One of the key traits of any successful gambler is being able to think about probabilities in a clear, rational way—not letting yourself be influenced by silly external influences like luck and superstition. However, while this may sound simple on the surface, you’ll see that most people suffer from a problem in their reasoning that’s often referred to as the gambler’s fallacy.
It’s safe to assume that most everyone understands the concept that the more times you run an event, the closer your results will be to their expected probability. This was proven by mathematician Jacob Bernoulli in the 17th century by tossing a coin many thousands of times and recording whether it landed on heads or tails.
In his Law of Large Numbers, Bernoulli concluded that the more times he tossed the coin, the closer to the percentages came to an even 50% each. However, the most important part of his results was the fact that, even though the percentages do start to equal out, at the same time there is a growth in the difference between the two outcomes.
Look at it this way—you toss a coin 10 times, and 9 out of the 10 times it lands on tails. This gives you 10% heads and 90% tails, with a difference of 9 in between the two. Now, after tossing the same coin another 9,990 times, you end up with 4,900 tails (49%) and 5090 heads (51%). As you can see, even though the two percentages are much closer after 10,000 tosses than they were after 10, there is now a much greater difference in between the two than there were in the first sample.
Variance in sports betting is very important for long term profitability and you can read more about that here.
To understand why this is important for gambling, let’s look back at the first 10 coin tosses. You toss the coin the first 9 times, and it lands on tails every time. So, if you had to bet on the outcome of the 10th toss, after tossing 9 tails in a row, which would you bet on—heads or tails? You’d probably pick heads like most people, mostly because you think it must be due—after all, the statistics usually even out, right?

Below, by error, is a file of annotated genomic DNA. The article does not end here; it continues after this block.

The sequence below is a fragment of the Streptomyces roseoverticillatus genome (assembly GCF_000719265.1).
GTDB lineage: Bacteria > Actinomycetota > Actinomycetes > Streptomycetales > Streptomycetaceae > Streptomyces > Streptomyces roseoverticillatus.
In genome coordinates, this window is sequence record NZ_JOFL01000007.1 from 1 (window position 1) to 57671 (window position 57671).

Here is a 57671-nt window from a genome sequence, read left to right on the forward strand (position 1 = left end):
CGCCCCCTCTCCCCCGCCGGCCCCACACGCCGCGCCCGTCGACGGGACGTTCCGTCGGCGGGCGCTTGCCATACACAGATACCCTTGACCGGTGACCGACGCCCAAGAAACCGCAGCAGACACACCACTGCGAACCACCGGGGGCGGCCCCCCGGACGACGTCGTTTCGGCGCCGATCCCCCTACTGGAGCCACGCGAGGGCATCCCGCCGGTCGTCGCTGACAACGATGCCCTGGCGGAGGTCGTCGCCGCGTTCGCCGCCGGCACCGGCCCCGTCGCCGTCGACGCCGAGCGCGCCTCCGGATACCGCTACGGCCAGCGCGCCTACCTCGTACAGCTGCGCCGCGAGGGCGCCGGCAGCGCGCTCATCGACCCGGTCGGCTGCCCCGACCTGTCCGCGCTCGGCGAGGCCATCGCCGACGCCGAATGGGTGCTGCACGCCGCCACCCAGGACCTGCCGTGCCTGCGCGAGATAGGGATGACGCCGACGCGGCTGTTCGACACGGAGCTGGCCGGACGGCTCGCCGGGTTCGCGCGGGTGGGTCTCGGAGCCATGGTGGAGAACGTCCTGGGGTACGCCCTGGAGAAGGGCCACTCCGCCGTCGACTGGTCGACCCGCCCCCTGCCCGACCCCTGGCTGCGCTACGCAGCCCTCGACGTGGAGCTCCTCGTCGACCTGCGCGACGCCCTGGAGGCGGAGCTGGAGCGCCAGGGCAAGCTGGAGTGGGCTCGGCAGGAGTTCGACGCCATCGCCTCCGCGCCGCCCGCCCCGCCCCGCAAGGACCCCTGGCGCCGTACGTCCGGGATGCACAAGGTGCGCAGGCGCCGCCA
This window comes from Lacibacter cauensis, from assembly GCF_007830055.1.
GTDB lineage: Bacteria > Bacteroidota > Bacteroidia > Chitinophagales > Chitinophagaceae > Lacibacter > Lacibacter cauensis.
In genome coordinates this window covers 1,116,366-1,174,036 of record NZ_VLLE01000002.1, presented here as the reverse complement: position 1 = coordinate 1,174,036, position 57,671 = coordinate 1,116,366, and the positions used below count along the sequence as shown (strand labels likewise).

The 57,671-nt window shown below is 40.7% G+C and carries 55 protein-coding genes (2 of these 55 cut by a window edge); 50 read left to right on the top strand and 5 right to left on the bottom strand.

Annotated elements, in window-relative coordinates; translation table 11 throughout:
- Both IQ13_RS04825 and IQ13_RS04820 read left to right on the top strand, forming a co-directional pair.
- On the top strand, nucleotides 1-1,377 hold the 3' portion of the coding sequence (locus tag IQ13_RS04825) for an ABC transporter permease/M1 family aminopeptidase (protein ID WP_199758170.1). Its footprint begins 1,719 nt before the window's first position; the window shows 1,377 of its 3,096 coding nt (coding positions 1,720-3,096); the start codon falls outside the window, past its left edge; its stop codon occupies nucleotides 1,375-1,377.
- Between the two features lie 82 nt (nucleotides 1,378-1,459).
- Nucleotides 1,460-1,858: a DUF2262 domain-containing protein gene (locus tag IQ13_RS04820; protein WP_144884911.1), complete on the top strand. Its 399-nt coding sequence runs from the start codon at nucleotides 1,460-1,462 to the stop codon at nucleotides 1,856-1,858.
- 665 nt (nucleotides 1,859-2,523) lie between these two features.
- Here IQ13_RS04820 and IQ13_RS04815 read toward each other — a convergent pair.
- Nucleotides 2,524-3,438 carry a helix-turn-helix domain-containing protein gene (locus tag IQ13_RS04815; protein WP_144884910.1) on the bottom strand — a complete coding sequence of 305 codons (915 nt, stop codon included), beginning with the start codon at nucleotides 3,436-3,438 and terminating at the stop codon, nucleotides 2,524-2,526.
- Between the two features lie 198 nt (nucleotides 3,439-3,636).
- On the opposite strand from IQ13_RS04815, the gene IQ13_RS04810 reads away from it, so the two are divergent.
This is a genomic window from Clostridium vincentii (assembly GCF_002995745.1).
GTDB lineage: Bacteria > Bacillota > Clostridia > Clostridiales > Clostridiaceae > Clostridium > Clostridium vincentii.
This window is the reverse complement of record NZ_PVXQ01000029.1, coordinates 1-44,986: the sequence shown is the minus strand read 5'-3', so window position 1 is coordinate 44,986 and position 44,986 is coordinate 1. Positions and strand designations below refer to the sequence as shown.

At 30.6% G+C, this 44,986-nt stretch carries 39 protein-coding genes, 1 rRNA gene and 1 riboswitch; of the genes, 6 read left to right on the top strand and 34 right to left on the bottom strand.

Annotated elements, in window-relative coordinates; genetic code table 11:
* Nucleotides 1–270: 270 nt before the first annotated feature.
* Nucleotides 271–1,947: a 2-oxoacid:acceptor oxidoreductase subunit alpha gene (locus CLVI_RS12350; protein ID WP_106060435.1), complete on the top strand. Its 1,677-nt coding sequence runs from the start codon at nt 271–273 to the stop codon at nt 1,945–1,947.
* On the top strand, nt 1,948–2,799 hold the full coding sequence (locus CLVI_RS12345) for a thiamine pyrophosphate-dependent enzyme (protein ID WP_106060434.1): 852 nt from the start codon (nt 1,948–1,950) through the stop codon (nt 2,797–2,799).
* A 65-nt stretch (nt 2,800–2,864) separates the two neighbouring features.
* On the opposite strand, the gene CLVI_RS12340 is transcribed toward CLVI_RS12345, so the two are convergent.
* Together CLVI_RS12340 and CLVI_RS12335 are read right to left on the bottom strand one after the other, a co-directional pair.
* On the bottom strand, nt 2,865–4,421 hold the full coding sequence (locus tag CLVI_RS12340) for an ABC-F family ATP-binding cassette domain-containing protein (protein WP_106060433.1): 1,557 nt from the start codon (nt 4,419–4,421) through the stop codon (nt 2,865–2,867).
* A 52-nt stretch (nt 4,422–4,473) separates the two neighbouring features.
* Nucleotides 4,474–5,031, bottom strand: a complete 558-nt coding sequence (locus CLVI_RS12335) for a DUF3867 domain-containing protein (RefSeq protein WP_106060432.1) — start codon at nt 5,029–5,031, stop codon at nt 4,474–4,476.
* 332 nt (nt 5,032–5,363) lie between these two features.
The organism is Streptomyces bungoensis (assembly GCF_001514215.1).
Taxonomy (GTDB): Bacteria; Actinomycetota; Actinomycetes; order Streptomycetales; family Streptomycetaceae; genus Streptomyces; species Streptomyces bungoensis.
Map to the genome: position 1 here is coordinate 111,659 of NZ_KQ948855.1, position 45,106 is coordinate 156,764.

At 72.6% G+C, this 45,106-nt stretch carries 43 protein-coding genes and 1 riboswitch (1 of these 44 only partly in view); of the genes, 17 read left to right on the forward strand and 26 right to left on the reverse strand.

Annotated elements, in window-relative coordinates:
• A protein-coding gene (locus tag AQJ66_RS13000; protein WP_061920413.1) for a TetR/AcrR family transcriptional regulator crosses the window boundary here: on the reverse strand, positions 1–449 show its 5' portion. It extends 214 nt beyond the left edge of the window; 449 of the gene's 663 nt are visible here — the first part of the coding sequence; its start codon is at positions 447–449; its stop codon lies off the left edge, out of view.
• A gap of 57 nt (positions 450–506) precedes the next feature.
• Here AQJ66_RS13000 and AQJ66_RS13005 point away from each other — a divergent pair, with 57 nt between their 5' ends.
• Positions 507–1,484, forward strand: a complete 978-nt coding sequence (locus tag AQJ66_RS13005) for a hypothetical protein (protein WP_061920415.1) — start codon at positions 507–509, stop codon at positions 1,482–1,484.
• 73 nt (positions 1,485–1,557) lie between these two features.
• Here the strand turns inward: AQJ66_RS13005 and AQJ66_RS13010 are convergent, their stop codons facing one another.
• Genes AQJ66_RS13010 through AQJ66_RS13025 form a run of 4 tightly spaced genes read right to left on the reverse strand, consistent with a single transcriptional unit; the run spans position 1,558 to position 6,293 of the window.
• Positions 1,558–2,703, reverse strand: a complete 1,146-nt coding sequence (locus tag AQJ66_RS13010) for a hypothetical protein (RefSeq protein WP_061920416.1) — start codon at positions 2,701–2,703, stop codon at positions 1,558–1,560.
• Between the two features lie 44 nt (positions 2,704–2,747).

Wrong. This is exactly what the gambler’s fallacy is—thinking that just because the same outcome has happened repeatedly, that the other outcome somehow suddenly has a better chance to occur. In truth, no matter what the previous outcomes were, you have a 50% chance of it landing on either heads or tails.
Games of chance such as this have no memory or record of the previous outcomes and they never matter for the outcome of the next game—no matter what your gut may be telling you.
The Gambler’s Fallacy in Real Life
The reason that Bernoulli should be important to a gambler is that his theorem teaches us that even though the results of an outcome should become proportional over time, we can’t use these results to determine the next outcome. And if you try to do so, you could end up losing a whole lot of money.
For those who enjoy slot machines, you’re probably familiar with the person who stands guard over a machine they’ve been pumping money into—not letting anyone else play it because they know it will soon payout. Six hours later, the same person is sitting at the same chair, still thrusting coins in the machine and mumbling to himself about how it will pay out soon—it just has to.
Don’t let yourself get suckered into this way of thinking. In gambling, nothing has to happen—it either does or it doesn’t, and nothing that’s happened before is going to change it. The sooner you realize this, the sooner you’ll be able to understand how the games work and start making more calculated risks based on odds.
This applies to other games as well. Take for instance the infamous 1913 case of a casino in Monte Carlo, which saw the roulette wheel land on black 5, 10, 15, 25 and then 26 times before finally hitting red. As you can imagine, the more times it hit black, the bigger and bigger bets people were putting on red in the thought that the streak just couldn’t go on. In fact, it was all random chance and each spin had the same chances as the next, but that didn’t stop a lot of people from losing a lot of money due to their irrational thinking. This incident is also the reason why it’s sometimes referred to as the Monte Carlo fallacy as well.
While all of these are bad, the worst of all is the gambler who thinks that he or she is due a win because they’ve been on a long losing streak. Also having a winning run doesn’t mean you should start betting more. There is no such thing as a sure thing in gambling. It’s all down to chance and probability, but by understanding that, you can also learn to judge a good bet from the bad.